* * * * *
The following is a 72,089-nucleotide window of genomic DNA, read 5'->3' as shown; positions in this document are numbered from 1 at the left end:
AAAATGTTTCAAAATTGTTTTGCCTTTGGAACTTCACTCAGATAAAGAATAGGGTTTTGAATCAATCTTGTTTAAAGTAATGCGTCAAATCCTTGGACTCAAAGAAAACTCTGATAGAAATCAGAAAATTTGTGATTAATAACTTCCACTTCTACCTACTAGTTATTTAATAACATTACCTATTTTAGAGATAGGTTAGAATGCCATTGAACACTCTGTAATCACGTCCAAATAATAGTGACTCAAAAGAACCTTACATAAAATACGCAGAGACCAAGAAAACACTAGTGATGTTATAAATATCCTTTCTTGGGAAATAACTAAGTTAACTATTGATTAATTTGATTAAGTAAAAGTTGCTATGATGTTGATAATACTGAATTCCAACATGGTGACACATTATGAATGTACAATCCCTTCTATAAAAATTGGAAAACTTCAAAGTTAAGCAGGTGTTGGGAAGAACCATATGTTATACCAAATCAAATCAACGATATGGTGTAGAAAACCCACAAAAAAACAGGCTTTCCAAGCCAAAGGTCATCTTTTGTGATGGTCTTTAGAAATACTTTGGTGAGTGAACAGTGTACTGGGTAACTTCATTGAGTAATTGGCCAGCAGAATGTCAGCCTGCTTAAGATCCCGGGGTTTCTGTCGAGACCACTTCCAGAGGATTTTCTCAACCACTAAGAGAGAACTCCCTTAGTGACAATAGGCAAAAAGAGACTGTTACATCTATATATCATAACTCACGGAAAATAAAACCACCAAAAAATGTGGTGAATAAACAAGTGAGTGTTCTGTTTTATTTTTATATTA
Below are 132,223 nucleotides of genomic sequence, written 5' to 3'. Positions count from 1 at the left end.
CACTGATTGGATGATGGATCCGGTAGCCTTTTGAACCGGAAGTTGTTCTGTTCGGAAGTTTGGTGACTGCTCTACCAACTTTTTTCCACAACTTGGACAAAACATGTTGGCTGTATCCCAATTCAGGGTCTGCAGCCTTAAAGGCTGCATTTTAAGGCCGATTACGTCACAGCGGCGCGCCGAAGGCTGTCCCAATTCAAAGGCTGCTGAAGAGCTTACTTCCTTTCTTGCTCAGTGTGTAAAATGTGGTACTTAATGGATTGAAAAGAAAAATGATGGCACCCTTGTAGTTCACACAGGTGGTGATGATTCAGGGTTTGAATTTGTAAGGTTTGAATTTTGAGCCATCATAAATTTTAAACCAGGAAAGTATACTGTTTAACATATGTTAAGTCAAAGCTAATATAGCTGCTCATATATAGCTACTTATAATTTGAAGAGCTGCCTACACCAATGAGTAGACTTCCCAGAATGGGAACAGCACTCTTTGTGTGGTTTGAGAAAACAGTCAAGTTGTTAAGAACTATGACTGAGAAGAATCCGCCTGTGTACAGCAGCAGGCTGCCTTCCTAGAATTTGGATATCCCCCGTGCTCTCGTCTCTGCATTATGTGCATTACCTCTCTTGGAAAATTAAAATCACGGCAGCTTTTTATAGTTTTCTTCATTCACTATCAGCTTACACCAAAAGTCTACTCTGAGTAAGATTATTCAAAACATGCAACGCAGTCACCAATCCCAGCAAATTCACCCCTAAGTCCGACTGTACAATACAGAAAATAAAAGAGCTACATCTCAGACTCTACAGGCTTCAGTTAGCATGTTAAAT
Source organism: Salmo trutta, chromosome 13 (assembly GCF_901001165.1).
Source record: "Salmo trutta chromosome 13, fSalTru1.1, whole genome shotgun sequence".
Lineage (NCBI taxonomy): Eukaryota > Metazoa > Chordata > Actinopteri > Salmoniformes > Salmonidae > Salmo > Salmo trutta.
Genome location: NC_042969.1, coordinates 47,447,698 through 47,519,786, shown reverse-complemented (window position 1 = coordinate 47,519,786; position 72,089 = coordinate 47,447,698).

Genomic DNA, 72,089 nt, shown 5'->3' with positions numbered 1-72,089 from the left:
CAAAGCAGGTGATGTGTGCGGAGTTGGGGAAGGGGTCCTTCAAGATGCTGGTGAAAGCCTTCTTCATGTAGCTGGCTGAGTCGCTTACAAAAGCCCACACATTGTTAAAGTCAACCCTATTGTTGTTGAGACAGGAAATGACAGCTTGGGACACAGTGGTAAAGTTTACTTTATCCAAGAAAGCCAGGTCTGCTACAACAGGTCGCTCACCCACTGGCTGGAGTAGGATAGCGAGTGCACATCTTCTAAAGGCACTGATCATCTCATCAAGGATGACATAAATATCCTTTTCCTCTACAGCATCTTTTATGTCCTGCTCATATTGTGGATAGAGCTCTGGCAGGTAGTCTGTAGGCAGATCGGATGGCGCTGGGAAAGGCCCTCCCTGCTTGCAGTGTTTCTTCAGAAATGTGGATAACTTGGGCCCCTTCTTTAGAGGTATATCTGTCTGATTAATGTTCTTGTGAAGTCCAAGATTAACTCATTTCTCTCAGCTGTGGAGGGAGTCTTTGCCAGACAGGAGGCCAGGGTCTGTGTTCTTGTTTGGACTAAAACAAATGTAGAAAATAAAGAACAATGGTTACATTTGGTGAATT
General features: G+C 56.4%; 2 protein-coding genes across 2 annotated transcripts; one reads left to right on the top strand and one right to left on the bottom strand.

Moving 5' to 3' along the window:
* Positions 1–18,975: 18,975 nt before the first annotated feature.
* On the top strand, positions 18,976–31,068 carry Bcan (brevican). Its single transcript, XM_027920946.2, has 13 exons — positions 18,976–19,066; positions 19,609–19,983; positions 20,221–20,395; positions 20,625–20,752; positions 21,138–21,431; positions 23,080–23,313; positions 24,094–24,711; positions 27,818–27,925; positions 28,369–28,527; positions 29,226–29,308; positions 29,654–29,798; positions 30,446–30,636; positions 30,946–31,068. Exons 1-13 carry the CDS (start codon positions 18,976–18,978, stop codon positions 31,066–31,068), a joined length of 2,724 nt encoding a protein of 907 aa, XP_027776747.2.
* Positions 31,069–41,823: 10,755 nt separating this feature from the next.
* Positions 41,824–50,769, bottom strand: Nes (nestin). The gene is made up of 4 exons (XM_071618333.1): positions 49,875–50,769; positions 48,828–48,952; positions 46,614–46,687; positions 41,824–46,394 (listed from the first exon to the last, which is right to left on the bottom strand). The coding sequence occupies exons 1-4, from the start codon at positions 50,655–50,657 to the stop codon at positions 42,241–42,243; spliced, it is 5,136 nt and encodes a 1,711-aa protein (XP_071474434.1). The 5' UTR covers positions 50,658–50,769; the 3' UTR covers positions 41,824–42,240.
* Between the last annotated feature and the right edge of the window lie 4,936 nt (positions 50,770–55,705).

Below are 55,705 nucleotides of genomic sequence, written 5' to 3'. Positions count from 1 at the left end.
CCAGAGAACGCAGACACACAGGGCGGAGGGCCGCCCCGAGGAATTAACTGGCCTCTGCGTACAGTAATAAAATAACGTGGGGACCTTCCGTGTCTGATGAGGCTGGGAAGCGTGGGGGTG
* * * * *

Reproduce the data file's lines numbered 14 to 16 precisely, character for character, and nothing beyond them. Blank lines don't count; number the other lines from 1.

* On the top strand, positions 18,976–31,068 carry Bcan (brevican). Its single transcript, XM_027920946.2, has 13 exons — positions 18,976–19,066; positions 19,609–19,983; positions 20,221–20,395; positions 20,625–20,752; positions 21,138–21,431; positions 23,080–23,313; positions 24,094–24,711; positions 27,818–27,925; positions 28,369–28,527; positions 29,226–29,308; positions 29,654–29,798; positions 30,446–30,636; positions 30,946–31,068. Exons 1-13 carry the CDS (start codon positions 18,976–18,978, stop codon positions 31,066–31,068), a joined length of 2,724 nt encoding a protein of 907 aa, XP_027776747.2.
* Positions 31,069–41,823: 10,755 nt separating this feature from the next.
* Positions 41,824–50,769, bottom strand: Nes (nestin). The gene is made up of 4 exons (XM_071618333.1): positions 49,875–50,769; positions 48,828–48,952; positions 46,614–46,687; positions 41,824–46,394 (listed from the first exon to the last, which is right to left on the bottom strand). The coding sequence occupies exons 1-4, from the start codon at positions 50,655–50,657 to the stop codon at positions 42,241–42,243; spliced, it is 5,136 nt and encodes a 1,711-aa protein (XP_071474434.1). The 5' UTR covers positions 50,658–50,769; the 3' UTR covers positions 41,824–42,240.